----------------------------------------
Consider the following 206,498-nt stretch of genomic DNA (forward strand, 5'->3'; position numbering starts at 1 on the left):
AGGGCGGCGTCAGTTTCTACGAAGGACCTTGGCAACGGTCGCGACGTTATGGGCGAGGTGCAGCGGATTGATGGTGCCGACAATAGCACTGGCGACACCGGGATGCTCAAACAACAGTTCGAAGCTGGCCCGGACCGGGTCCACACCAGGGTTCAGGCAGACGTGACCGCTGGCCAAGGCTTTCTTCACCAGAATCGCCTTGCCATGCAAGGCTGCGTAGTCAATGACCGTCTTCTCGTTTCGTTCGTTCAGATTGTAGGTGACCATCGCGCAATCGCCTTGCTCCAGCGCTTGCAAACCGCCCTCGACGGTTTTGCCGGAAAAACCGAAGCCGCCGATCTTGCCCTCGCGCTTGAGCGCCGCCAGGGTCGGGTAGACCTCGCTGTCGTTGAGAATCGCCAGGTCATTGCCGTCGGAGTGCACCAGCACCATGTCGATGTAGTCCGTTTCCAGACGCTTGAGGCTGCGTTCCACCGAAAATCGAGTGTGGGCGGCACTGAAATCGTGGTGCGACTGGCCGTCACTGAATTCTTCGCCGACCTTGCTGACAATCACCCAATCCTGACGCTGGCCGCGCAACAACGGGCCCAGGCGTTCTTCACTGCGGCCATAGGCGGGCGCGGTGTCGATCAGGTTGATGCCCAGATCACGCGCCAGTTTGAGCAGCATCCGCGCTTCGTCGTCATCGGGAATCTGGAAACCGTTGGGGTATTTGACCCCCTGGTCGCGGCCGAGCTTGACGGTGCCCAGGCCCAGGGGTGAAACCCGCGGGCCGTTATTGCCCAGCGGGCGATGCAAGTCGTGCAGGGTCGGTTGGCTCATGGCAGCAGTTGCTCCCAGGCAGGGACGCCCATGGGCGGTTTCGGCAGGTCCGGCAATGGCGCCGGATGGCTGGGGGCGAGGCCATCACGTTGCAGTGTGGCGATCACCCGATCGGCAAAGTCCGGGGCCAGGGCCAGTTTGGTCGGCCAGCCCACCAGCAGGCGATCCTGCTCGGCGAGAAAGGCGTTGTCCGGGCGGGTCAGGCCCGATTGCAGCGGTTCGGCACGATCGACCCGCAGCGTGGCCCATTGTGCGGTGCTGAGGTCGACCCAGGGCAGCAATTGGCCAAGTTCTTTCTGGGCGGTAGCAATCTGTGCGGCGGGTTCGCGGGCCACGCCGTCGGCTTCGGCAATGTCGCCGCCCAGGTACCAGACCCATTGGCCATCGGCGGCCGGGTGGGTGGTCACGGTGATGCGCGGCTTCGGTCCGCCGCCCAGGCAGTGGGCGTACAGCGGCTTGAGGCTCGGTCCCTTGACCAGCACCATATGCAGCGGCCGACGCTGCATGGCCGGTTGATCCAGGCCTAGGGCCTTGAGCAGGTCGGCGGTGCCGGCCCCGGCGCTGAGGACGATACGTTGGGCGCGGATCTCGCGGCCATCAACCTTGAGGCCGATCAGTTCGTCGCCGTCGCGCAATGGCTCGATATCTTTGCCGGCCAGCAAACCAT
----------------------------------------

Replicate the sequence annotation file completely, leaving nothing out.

Consider the following 206,498-nt stretch of genomic DNA (forward strand, 5'->3'; position numbering starts at 1 on the left):
AGGGCGGCGTCAGTTTCTACGAAGGACCTTGGCAACGGTCGCGACGTTATGGGCGAGGTGCAGCGGATTGATGGTGCCGACAATAGCACTGGCGACACCGGGATGCTCAAACAACAGTTCGAAGCTGGCCCGGACCGGGTCCACACCAGGGTTCAGGCAGACGTGACCGCTGGCCAAGGCTTTCTTCACCAGAATCGCCTTGCCATGCAAGGCTGCGTAGTCAATGACCGTCTTCTCGTTTCGTTCGTTCAGATTGTAGGTGACCATCGCGCAATCGCCTTGCTCCAGCGCTTGCAAACCGCCCTCGACGGTTTTGCCGGAAAAACCGAAGCCGCCGATCTTGCCCTCGCGCTTGAGCGCCGCCAGGGTCGGGTAGACCTCGCTGTCGTTGAGAATCGCCAGGTCATTGCCGTCGGAGTGCACCAGCACCATGTCGATGTAGTCCGTTTCCAGACGCTTGAGGCTGCGTTCCACCGAAAATCGAGTGTGGGCGGCACTGAAATCGTGGTGCGACTGGCCGTCACTGAATTCTTCGCCGACCTTGCTGACAATCACCCAATCCTGACGCTGGCCGCGCAACAACGGGCCCAGGCGTTCTTCACTGCGGCCATAGGCGGGCGCGGTGTCGATCAGGTTGATGCCCAGATCACGCGCCAGTTTGAGCAGCATCCGCGCTTCGTCGTCATCGGGAATCTGGAAACCGTTGGGGTATTTGACCCCCTGGTCGCGGCCGAGCTTGACGGTGCCCAGGCCCAGGGGTGAAACCCGCGGGCCGTTATTGCCCAGCGGGCGATGCAAGTCGTGCAGGGTCGGTTGGCTCATGGCAGCAGTTGCTCCCAGGCAGGGACGCCCATGGGCGGTTTCGGCAGGTCCGGCAATGGCGCCGGATGGCTGGGGGCGAGGCCATCACGTTGCAGTGTGGCGATCACCCGATCGGCAAAGTCCGGGGCCAGGGCCAGTTTGGTCGGCCAGCCCACCAGCAGGCGATCCTGCTCGGCGAGAAAGGCGTTGTCCGGGCGGGTCAGGCCCGATTGCAGCGGTTCGGCACGATCGACCCGCAGCGTGGCCCATTGTGCGGTGCTGAGGTCGACCCAGGGCAGCAATTGGCCAAGTTCTTTCTGGGCGGTAGCAATCTGTGCGGCGGGTTCGCGGGCCACGCCGTCGGCTTCGGCAATGTCGCCGCCCAGGTACCAGACCCATTGGCCATCGGCGGCCGGGTGGGTGGTCACGGTGATGCGCGGCTTCGGTCCGCCGCCCAGGCAGTGGGCGTACAGCGGCTTGAGGCTCGGTCCCTTGACCAGCACCATATGCAGCGGCCGACGCTGCATGGCCGGTTGATCCAGGCCTAGGGCCTTGAGCAGGTCGGCGGTGCCGGCCCCGGCGCTGAGGACGATACGTTGGGCGCGGATCTCGCGGCCATCAACCTTGAGGCCGATCAGTTCGTCGCCGTCGCGCAATGGCTCGATATCTTTGCCGGCCAGCAAACCAT